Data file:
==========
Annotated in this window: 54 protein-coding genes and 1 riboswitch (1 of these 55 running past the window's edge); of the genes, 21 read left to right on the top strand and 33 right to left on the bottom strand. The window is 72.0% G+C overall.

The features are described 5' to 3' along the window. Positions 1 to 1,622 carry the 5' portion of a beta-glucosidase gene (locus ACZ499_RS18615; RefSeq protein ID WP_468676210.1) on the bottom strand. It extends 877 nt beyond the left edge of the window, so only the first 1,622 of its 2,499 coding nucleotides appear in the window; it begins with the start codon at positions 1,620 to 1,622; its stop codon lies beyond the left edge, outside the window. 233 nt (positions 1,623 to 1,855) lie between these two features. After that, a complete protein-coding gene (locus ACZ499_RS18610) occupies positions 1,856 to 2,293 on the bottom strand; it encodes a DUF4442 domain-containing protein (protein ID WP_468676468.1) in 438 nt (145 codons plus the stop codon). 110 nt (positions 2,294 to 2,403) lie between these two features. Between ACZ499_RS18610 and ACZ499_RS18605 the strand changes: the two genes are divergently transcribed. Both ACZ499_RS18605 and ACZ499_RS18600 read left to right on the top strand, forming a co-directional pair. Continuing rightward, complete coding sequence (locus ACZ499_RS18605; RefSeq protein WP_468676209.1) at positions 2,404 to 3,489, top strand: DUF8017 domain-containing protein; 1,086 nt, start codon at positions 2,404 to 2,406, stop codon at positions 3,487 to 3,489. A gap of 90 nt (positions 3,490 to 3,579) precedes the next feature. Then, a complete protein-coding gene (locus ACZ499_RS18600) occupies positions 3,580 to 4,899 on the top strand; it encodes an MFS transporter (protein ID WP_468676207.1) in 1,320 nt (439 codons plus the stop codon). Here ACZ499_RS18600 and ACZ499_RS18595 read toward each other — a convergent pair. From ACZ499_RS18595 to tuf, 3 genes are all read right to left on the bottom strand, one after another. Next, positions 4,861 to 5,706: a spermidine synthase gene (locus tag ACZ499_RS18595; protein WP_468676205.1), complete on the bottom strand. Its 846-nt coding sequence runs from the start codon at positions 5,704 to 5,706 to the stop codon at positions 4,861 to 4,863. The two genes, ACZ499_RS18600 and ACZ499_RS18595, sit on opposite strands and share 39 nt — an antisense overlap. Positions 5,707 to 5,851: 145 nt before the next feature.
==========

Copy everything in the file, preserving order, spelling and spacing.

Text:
Annotated in this window: 54 protein-coding genes and 1 riboswitch (1 of these 55 running past the window's edge); of the genes, 21 read left to right on the top strand and 33 right to left on the bottom strand. The window is 72.0% G+C overall.

The features are described 5' to 3' along the window. Positions 1 to 1,622 carry the 5' portion of a beta-glucosidase gene (locus ACZ499_RS18615; RefSeq protein ID WP_468676210.1) on the bottom strand. It extends 877 nt beyond the left edge of the window, so only the first 1,622 of its 2,499 coding nucleotides appear in the window; it begins with the start codon at positions 1,620 to 1,622; its stop codon lies beyond the left edge, outside the window. 233 nt (positions 1,623 to 1,855) lie between these two features. After that, a complete protein-coding gene (locus ACZ499_RS18610) occupies positions 1,856 to 2,293 on the bottom strand; it encodes a DUF4442 domain-containing protein (protein ID WP_468676468.1) in 438 nt (145 codons plus the stop codon). 110 nt (positions 2,294 to 2,403) lie between these two features. Between ACZ499_RS18610 and ACZ499_RS18605 the strand changes: the two genes are divergently transcribed. Both ACZ499_RS18605 and ACZ499_RS18600 read left to right on the top strand, forming a co-directional pair. Continuing rightward, complete coding sequence (locus ACZ499_RS18605; RefSeq protein WP_468676209.1) at positions 2,404 to 3,489, top strand: DUF8017 domain-containing protein; 1,086 nt, start codon at positions 2,404 to 2,406, stop codon at positions 3,487 to 3,489. A gap of 90 nt (positions 3,490 to 3,579) precedes the next feature. Then, a complete protein-coding gene (locus ACZ499_RS18600) occupies positions 3,580 to 4,899 on the top strand; it encodes an MFS transporter (protein ID WP_468676207.1) in 1,320 nt (439 codons plus the stop codon). Here ACZ499_RS18600 and ACZ499_RS18595 read toward each other — a convergent pair. From ACZ499_RS18595 to tuf, 3 genes are all read right to left on the bottom strand, one after another. Next, positions 4,861 to 5,706: a spermidine synthase gene (locus tag ACZ499_RS18595; protein WP_468676205.1), complete on the bottom strand. Its 846-nt coding sequence runs from the start codon at positions 5,704 to 5,706 to the stop codon at positions 4,861 to 4,863. The two genes, ACZ499_RS18600 and ACZ499_RS18595, sit on opposite strands and share 39 nt — an antisense overlap. Positions 5,707 to 5,851: 145 nt before the next feature.